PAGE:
Military Historiography

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My new article will inherit most of the discussion of technology in my previous semester paper, but the progress of forensic technology will parallel with the family intervention in the military identification process. The description of technology will be revamped to make it more appropriate for an article in history, not sciences. To achieve these goals, I will readjust my historiography section accordingly and divide my work into new sections according to the paths of forensic technology. A new gamut of sources will be used to substantiate my analysis. Because of the new topic, the book list of my historiography section will undergo a significant readjustment. In the last semester, I have read several books related to body identification…show more content…
About this era, I did not observe much progress in the forensic technology. My sources are the 1976 version of TM 10-286 and a proceeding of a conference between the Smithsonian Institute and the Army in the early 1970s. Additional information may come from the oral history of Dr. Tadao Furue (a key figure for decades of deceased personnel identification in the military) kept at Carlisle Barracks, as well as a The New Yorker article of identifying a group of WWII-era skeletons. During this time, I did not see much critique of the identification of remains returned from WWII battlefields nor Vietnam. Consequently, the family response will not be discussed in this section. The sources for this section will be analyzed in the week of…show more content…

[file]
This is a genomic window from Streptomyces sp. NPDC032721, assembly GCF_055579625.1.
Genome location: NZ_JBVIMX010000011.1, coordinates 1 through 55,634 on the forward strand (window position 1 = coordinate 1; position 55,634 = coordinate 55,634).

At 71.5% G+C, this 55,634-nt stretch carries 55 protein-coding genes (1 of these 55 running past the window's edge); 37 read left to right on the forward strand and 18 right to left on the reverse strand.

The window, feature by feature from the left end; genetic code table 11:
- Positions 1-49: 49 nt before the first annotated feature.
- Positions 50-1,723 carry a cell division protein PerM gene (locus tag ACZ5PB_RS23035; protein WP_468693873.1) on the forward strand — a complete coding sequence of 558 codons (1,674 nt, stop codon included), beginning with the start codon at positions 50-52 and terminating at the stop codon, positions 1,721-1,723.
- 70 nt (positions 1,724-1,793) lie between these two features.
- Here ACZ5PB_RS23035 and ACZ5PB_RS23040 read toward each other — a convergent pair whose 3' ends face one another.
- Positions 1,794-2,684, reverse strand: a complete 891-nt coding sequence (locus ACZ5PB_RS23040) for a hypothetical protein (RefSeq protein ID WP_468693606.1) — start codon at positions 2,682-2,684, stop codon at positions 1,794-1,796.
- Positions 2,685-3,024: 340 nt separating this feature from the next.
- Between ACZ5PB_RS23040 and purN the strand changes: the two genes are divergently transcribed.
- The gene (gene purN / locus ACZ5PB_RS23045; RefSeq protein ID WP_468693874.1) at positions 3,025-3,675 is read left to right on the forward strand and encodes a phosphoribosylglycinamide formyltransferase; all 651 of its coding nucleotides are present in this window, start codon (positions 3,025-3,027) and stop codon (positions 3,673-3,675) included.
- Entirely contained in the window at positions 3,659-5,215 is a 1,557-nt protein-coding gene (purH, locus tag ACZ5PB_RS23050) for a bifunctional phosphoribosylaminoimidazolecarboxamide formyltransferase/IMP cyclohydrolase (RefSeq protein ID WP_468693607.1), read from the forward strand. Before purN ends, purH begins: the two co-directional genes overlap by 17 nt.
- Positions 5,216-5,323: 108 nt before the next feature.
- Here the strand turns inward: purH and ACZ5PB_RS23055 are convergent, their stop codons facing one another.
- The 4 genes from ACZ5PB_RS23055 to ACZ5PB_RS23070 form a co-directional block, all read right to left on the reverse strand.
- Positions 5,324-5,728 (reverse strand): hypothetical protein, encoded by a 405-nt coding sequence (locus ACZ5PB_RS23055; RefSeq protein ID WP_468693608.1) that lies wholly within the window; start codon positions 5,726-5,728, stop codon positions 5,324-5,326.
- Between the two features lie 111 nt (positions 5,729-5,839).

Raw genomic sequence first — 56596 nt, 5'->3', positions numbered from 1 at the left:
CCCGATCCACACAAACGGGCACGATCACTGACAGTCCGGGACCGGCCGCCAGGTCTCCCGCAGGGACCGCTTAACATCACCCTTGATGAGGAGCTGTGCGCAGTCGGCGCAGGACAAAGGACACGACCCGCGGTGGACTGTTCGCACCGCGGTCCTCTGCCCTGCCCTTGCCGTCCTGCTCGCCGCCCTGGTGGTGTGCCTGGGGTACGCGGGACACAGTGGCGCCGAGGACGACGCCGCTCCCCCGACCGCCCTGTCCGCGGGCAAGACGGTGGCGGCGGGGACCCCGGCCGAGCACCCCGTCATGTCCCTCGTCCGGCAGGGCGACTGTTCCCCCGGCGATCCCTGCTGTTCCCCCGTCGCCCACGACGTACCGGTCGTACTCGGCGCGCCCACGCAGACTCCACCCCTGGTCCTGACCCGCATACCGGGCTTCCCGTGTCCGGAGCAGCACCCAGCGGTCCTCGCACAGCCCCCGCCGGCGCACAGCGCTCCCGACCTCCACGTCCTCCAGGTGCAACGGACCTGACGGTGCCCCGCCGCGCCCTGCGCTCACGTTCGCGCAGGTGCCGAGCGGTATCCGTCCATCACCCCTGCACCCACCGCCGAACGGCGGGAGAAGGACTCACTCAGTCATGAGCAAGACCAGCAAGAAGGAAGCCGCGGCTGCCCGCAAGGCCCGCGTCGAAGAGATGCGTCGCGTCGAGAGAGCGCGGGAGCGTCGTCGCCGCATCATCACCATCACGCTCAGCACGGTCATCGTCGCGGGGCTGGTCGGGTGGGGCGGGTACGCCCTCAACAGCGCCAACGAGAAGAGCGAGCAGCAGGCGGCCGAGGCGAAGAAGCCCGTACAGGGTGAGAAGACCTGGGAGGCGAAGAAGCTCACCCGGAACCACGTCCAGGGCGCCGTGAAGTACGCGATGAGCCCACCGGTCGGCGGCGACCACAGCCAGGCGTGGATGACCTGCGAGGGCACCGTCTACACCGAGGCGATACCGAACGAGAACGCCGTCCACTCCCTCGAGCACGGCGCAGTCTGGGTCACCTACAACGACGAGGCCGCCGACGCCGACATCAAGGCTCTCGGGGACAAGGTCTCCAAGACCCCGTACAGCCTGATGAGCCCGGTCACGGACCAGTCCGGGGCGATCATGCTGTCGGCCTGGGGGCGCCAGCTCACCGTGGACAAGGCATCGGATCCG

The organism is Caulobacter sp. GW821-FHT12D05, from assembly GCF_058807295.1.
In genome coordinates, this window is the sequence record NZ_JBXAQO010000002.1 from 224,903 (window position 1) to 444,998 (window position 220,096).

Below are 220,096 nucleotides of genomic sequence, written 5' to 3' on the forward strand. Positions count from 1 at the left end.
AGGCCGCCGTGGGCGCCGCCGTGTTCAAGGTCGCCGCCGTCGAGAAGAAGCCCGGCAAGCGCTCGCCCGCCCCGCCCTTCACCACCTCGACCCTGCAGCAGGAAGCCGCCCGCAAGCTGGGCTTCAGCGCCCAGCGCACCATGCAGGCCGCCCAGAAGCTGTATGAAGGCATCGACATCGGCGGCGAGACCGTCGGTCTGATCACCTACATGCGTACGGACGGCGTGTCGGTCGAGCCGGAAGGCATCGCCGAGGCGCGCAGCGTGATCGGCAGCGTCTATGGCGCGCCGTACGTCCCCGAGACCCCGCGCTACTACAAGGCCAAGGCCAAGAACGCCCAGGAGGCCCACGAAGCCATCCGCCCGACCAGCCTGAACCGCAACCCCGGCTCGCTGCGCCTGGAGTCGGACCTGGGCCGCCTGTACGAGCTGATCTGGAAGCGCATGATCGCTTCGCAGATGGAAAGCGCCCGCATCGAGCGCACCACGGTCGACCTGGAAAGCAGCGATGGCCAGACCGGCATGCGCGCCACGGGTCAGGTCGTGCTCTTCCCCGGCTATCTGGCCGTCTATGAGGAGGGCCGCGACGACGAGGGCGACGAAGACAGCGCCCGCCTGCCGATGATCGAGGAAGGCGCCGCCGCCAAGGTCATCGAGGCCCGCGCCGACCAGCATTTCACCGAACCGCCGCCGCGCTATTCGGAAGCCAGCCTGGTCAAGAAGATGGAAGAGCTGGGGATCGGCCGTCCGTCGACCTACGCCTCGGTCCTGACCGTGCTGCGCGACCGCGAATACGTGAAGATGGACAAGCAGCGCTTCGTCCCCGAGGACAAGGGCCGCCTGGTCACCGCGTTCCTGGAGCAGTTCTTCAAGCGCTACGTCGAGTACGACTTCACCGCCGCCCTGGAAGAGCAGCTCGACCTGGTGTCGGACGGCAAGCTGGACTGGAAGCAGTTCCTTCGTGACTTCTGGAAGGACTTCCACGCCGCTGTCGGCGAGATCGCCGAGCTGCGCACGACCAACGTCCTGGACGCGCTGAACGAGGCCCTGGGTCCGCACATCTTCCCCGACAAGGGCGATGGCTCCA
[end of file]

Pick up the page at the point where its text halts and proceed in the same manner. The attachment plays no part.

The narration of the DNA technology, its early use outside the military, as well as its spectacular success in identifying remains repatriated from Vietnam and Korea will be copied from my previous semester paper with some revision and expansion. As described earlier in this semester, I will refer to some introductory textbooks in genetics to present the technical details of DNA identification. I am also considering drawing easily understandable figures to describe the technology. Additionally, I will use two complete identification reports of the Central Identification Laboratory acquired in the Smithsonian Institute to supplement my description of the use of DNA and other forensic tools. All works will be done in the week of

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